It’s no exaggeration to say that drummer Seb Rochford has played a major part in transforming the British jazz world in the last few years. His two high-profile groups, Acoustic Ladyland and Polar Bear have done more than any others to inject a little bit of spit ‘n’ spunk into the scene, and Rochford himself has become a ubiquitous figure, currently playing in about 10 different bands and involved in countless collaborations. So, stumbling across this release from Fulborn Teversham, you might be forgiven for thinking “oh great, another CD with Seb Rochford on it”. Except this one is a little different: less commercially populist than Polar Bear; less self-consciously zeitgeist-chasing than Acoustic Ladyland; more downright peculiar in its unfettered idiosyncrasies and singularity of vision. It’s pretty much the musical equivalent of Rochford’s trademark enormous afro hairdo and softly spoken demeanour: silly, fascinating, calculated in its childlike charm and oddly touching.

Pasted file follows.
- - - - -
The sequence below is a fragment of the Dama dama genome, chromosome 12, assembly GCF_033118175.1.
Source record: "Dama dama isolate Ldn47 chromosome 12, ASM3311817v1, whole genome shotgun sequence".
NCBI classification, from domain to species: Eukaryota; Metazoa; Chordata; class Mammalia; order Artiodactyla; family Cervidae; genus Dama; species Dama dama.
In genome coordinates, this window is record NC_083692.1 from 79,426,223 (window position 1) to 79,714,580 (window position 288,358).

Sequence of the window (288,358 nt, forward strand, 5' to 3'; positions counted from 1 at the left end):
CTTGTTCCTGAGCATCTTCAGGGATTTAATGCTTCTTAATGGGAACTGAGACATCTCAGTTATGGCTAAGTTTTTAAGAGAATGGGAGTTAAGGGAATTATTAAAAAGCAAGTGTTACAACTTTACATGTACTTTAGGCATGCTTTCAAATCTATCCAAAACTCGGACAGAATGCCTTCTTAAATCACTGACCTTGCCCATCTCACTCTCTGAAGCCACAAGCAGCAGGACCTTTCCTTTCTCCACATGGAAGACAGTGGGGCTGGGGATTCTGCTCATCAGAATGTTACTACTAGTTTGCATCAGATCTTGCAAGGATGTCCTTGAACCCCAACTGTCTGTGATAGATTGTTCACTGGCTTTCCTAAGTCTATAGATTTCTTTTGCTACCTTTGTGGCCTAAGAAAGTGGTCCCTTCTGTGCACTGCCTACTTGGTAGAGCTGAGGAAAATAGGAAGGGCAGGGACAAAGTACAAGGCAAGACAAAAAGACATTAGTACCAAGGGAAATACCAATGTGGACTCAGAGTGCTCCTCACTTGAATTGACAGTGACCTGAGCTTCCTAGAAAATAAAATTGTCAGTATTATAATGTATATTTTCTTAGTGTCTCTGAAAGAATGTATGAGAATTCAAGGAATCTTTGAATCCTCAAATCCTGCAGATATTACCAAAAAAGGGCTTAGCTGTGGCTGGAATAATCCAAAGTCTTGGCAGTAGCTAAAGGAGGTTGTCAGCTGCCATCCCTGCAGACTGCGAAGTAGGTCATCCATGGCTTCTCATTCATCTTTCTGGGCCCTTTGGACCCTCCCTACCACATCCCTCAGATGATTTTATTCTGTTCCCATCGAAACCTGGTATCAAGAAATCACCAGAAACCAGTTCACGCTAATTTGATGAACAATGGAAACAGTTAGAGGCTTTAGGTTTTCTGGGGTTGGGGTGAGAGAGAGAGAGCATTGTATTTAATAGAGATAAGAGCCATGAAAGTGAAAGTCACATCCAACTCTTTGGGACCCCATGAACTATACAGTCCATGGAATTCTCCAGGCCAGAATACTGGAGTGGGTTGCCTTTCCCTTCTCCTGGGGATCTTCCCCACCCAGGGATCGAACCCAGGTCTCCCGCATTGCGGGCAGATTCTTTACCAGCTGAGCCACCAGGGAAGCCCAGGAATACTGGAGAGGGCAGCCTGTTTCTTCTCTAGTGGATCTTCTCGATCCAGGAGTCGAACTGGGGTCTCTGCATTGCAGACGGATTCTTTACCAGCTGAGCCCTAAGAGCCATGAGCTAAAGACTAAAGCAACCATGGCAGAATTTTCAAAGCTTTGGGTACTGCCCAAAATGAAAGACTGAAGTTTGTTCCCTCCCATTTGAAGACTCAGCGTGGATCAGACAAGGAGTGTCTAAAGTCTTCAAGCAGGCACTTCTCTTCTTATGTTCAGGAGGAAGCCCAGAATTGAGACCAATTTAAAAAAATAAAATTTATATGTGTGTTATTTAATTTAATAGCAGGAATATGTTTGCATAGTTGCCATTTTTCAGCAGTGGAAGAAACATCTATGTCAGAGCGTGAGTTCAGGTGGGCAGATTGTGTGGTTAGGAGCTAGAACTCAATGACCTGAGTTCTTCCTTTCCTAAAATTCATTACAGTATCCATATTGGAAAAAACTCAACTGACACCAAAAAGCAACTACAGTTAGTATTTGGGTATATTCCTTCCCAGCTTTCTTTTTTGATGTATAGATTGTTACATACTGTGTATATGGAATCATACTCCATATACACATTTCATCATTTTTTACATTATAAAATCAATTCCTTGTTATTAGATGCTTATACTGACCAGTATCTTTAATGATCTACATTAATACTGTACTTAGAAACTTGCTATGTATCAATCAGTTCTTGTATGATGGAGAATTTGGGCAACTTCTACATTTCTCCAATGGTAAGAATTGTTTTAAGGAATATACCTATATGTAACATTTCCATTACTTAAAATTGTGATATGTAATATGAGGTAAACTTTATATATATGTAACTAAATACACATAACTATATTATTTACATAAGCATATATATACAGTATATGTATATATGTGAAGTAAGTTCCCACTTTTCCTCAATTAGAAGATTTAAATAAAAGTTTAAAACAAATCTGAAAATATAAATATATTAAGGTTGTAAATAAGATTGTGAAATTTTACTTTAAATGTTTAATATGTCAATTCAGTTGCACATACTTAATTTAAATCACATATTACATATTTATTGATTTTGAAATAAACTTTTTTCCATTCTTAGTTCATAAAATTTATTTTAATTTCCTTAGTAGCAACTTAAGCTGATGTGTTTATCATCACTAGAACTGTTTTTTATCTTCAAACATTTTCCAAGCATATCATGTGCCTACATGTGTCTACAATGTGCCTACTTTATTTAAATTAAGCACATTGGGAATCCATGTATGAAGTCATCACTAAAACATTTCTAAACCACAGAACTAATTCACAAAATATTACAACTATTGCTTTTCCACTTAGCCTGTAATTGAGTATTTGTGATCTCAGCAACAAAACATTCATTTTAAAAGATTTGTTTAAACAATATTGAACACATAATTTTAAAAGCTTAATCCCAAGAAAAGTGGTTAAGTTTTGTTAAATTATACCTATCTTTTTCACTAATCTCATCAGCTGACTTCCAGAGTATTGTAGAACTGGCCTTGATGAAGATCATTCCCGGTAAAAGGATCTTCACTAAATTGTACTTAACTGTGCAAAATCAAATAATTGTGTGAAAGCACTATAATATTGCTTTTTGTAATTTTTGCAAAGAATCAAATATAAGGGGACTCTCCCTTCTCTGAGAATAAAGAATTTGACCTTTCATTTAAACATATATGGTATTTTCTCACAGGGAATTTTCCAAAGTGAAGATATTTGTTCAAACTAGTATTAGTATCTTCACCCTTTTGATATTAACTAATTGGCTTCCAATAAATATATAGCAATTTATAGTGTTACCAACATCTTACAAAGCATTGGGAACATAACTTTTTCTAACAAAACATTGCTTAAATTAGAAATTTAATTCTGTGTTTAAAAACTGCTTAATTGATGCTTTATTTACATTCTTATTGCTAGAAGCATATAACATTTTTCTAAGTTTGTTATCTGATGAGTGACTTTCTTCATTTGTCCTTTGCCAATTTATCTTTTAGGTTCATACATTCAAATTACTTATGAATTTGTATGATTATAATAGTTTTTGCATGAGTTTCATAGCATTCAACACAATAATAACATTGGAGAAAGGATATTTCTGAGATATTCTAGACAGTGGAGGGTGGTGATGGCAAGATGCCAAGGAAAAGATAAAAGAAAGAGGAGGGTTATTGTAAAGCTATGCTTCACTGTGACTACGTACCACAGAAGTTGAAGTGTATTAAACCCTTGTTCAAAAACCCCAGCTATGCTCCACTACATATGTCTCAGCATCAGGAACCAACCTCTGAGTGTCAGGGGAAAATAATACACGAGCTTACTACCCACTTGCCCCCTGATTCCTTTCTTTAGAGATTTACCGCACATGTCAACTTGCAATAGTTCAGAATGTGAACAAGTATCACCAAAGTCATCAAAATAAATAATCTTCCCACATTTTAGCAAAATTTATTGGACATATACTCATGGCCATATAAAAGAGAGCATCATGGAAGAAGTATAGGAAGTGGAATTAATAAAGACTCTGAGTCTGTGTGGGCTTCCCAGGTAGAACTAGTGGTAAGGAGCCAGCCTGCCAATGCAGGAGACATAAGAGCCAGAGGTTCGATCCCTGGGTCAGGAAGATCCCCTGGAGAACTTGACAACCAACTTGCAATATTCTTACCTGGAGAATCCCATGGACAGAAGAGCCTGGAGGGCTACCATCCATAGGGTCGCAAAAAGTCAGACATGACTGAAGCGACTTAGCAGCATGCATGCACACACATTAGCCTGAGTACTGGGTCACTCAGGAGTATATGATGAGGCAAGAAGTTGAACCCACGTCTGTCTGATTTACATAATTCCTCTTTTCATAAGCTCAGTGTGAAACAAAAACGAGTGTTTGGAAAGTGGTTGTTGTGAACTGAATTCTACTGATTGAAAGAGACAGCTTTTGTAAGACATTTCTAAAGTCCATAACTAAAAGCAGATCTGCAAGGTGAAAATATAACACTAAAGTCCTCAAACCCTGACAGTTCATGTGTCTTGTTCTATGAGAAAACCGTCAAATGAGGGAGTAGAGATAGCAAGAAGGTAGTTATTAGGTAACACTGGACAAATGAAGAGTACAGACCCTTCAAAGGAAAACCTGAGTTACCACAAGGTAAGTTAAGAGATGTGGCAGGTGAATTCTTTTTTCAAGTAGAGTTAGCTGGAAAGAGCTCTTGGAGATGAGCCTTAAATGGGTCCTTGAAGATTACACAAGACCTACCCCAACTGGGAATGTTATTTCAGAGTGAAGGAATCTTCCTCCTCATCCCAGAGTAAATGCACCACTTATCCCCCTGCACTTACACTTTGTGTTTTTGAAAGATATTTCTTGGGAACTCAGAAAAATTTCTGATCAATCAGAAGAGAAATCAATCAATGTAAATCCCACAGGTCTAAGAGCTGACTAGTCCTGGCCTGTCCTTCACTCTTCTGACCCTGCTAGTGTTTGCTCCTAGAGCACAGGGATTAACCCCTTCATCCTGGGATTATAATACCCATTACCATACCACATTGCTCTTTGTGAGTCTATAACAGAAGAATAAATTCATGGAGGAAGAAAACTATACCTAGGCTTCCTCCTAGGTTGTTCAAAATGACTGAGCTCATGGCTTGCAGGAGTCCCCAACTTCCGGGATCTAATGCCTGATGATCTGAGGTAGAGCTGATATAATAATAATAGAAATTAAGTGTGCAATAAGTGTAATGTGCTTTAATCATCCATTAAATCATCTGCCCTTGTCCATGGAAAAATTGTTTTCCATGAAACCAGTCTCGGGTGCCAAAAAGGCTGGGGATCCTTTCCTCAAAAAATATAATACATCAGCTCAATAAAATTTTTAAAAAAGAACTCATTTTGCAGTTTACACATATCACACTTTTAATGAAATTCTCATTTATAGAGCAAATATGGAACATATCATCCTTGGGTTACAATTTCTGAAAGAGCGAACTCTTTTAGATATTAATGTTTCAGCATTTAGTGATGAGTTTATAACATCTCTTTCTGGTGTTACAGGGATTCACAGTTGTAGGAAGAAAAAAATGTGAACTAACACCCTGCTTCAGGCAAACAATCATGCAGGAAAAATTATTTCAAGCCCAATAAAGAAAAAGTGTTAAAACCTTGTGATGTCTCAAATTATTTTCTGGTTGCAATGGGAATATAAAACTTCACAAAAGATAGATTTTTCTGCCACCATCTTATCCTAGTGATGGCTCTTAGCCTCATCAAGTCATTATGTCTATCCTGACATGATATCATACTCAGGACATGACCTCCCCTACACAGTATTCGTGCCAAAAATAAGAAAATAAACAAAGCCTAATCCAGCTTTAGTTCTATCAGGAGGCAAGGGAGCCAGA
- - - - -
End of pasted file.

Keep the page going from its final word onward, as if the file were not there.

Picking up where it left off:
Although the band features fellow Acoustic Ladyland members, Pete Wareham on sax and Nick Ramm on keyboards, the sound is even further away from jazz, thanks largely to Alice Grant’s vocal delivery of Rochford’s oddly naive lyrics: a sneering, punk-energised yelp with a refreshingly unmodulated English accent in the Robert Wyatt school of naked honesty. Rochford’s tunes range from spiky, energetic three-minute brutes to the ominous gut-wrench creep of the title track with its glowering sax solo; from ambient electronica to a kind of cack-handed circus keyboard music, like a drunk Sun Ra dressed as a clown intent on malevolence. And just in case you’re still unsure how little Fulborn Teversham seems to be chasing the album charts with this one, there’s even a little bit of Prog thrown in for good measure. What’s not to like?
- Multiple songs MySpace
// Sound Affects
"The man whose songs were recorded by Johnny Cash, Alan Jackson, Ricky Skaggs, David Allan Coe, The Highwaymen, and countless others succumbs to time’s cruel cue that the only token of permanence we have to offer are the effects of shared moments and memories.READ the article